The Help Desk demo, Part 3–Authentication

Now that we have our application configured in Azure, we need to update the Startup.Auth.cs class (in the App_Start folder) so that the application can utilize Azure Active Directory authentication for the users.  The Startup.Auth.cs class looks like this.

using System;
using System.IdentityModel.Claims;
using System.Threading.Tasks;
using System.Web;
using Microsoft.Owin.Security;
using Microsoft.Owin.Security.Cookies;
using Microsoft.Owin.Security.OpenIdConnect;
using Microsoft.IdentityModel.Clients.ActiveDirectory;
using Owin;
using BusinessApps.HelpDesk.Models;
using BusinessApps.HelpDesk.Helpers;

namespace BusinessApps.HelpDesk
{
    public partial class Startup
    {
        public void ConfigureAuth(IAppBuilder app)
        {
            ApplicationDbContext db = new ApplicationDbContext();

            app.SetDefaultSignInAsAuthenticationType(CookieAuthenticationDefaults.AuthenticationType);

            app.UseCookieAuthentication(new CookieAuthenticationOptions());

            OpenIdConnectAuthenticationOptions options = new OpenIdConnectAuthenticationOptions();
            options.ClientId = SettingsHelper.ClientId;
            options.Authority = SettingsHelper.AzureADAuthority;
            options.PostLogoutRedirectUri = SettingsHelper.LogoutAuthority;

            OpenIdConnectAuthenticationNotifications notifications = new OpenIdConnectAuthenticationNotifications();
            notifications.AuthorizationCodeReceived = (context) =>
            {
                string code = context.Code;

                AuthenticationHelper authHelper = new AuthenticationHelper();
               
                String signInUserId = context.AuthenticationTicket.Identity.FindFirst(ClaimTypes.NameIdentifier).Value;

                AuthenticationContext authContext = new AuthenticationContext(SettingsHelper.AzureADAuthAuthority);
                AuthenticationResult result = authContext.AcquireTokenByAuthorizationCode(code, new Uri(HttpContext.Current.Request.Url.GetLeftPart(UriPartial.Path)), authHelper.GetClientAssertionCertificate(), null);

                return Task.FromResult(0);
            };

            notifications.RedirectToIdentityProvider = (context) =>
            {
                string appBaseUrl = context.Request.Scheme + "://" + context.Request.Host + context.Request.PathBase;
                context.ProtocolMessage.RedirectUri = appBaseUrl + "/";
                context.ProtocolMessage.PostLogoutRedirectUri = appBaseUrl;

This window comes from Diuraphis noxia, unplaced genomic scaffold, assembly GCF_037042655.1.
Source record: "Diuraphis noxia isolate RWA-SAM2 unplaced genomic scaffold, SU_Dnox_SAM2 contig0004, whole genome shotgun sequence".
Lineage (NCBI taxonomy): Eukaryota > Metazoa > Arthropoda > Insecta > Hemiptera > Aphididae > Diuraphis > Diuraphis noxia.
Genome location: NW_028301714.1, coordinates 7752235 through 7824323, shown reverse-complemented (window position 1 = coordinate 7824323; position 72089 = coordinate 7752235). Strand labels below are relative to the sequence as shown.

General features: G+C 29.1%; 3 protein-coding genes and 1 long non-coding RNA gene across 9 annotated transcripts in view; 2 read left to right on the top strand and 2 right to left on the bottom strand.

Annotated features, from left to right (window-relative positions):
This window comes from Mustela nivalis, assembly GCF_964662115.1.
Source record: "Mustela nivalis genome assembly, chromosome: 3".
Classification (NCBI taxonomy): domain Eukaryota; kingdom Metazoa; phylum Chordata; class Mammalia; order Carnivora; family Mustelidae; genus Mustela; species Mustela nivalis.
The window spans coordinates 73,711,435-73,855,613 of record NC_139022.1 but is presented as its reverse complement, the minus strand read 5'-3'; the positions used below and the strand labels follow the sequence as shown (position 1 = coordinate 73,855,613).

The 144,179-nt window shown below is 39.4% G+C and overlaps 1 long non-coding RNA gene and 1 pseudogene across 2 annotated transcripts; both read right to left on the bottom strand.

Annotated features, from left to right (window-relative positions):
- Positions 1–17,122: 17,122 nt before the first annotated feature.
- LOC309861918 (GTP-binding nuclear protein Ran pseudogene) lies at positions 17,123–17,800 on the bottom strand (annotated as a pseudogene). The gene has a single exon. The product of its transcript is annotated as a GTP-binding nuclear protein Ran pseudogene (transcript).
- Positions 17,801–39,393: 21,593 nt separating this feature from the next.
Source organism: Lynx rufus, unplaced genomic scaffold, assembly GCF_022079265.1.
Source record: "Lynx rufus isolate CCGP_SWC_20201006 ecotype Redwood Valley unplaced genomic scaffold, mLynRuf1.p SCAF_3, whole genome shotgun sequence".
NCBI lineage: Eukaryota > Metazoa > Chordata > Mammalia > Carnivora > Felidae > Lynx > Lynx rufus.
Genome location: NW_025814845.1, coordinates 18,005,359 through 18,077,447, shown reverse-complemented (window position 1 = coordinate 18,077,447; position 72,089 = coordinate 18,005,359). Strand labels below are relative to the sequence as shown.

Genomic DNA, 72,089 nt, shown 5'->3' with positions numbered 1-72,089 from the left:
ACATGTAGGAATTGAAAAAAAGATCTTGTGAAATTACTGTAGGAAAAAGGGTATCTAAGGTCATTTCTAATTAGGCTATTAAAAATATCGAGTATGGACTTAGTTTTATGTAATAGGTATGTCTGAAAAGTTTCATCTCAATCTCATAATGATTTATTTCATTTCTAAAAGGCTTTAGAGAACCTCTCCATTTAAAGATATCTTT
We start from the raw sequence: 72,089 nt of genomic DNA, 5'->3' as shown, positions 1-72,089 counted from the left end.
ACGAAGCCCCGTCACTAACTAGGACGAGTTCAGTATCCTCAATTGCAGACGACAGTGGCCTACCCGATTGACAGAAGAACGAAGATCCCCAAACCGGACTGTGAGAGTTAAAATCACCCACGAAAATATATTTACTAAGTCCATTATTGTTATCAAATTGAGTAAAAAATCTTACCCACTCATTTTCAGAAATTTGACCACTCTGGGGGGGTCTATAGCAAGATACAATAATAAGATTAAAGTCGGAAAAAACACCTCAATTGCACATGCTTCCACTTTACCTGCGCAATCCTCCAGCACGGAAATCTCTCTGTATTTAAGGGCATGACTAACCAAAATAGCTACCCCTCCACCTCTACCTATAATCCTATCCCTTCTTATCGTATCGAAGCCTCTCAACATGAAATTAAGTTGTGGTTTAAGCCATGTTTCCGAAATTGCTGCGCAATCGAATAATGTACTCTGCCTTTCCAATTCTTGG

return Task.FromResult(0);
            };

            notifications.AuthenticationFailed = (context) =>
            {
                context.HandleResponse();
                return Task.FromResult(0);
            };

            options.Notifications = notifications;

            app.UseOpenIdConnectAuthentication(options);
        }
    }
}

Next, we can add an AuthenticationHelper class to the Helpers folder.  This class will do the Azure authentication token management, and looks like this:

using Microsoft.IdentityModel.Clients.ActiveDirectory;
using System.Security.Cryptography.X509Certificates;
using System.Threading.Tasks;

namespace BusinessApps.HelpDesk.Helpers
{
    public class AuthenticationHelper
    {
        public ClientAssertionCertificate GetClientAssertionCertificate()
        {
            X509Store certStore = new X509Store(StoreName.My, StoreLocation.CurrentUser);
            certStore.Open(OpenFlags.ReadOnly);

            X509Certificate2 cert = certStore.Certificates.Find(X509FindType.FindByThumbprint, SettingsHelper.CertThumbprint, false)[0];

            ClientAssertionCertificate cac = new ClientAssertionCertificate(SettingsHelper.ClientId, cert);

            return cac;
        }

        public async Task<AuthenticationResult> GetToken(string resource)
        {
            ClientAssertionCertificate cac = GetClientAssertionCertificate();

            AuthenticationContext authContext = new AuthenticationContext(SettingsHelper.AzureADAuthority);
            AuthenticationResult authResult = await authContext.AcquireTokenAsync(resource, cac);

            return authResult;
        }
    }
}

Next, we’ll tell the application to define unique users by name.  This can be accomplished by adding the following line of code to the Global.asax.cs file:

AntiForgeryConfig.UniqueClaimTypeIdentifier = ClaimTypes.NameIdentifier;

The entire Global.asax.cs file now looks like this:

using System;
using System.Collections.Generic;
using System.Linq;
using System.Web;
using System.Web.Helpers;
using System.Web.Mvc;
using System.Web.Optimization;
using System.Web.Routing;

namespace BusinessApps.HelpDesk
{
    public class MvcApplication : System.Web.HttpApplication
    {
        protected void Application_Start()
        {
            AreaRegistration.RegisterAllAreas();
            FilterConfig.RegisterGlobalFilters(GlobalFilters.Filters);
            RouteConfig.RegisterRoutes(RouteTable.Routes);
            BundleConfig.RegisterBundles(BundleTable.Bundles);

            AntiForgeryConfig.UniqueClaimTypeIdentifier = ClaimTypes.NameIdentifier;
        }
    }
}

With any luck, if we run the application at this point, it will launch successfully:

image

Clicking Log In in the top right corner will take us to the Log In screen.  Choose OpenIdConnect to login via Azure:

image

This takes us to the standard Azure login screen.  Choose/Enter the organizational account, enter a password, and click Sign In (note the name of the application listed at the top of the login screen):

image

If all goes well, the application now knows who we are!

image

Pretty painless, right?

The Help Desk Demo

The entire source code for the Help Desk demo can be found here https://github.com/OfficeDev/PnP/tree/dev/Solutions/BusinessApps.HelpDesk/, in the Office 365 Dev PnP GitHub repository.

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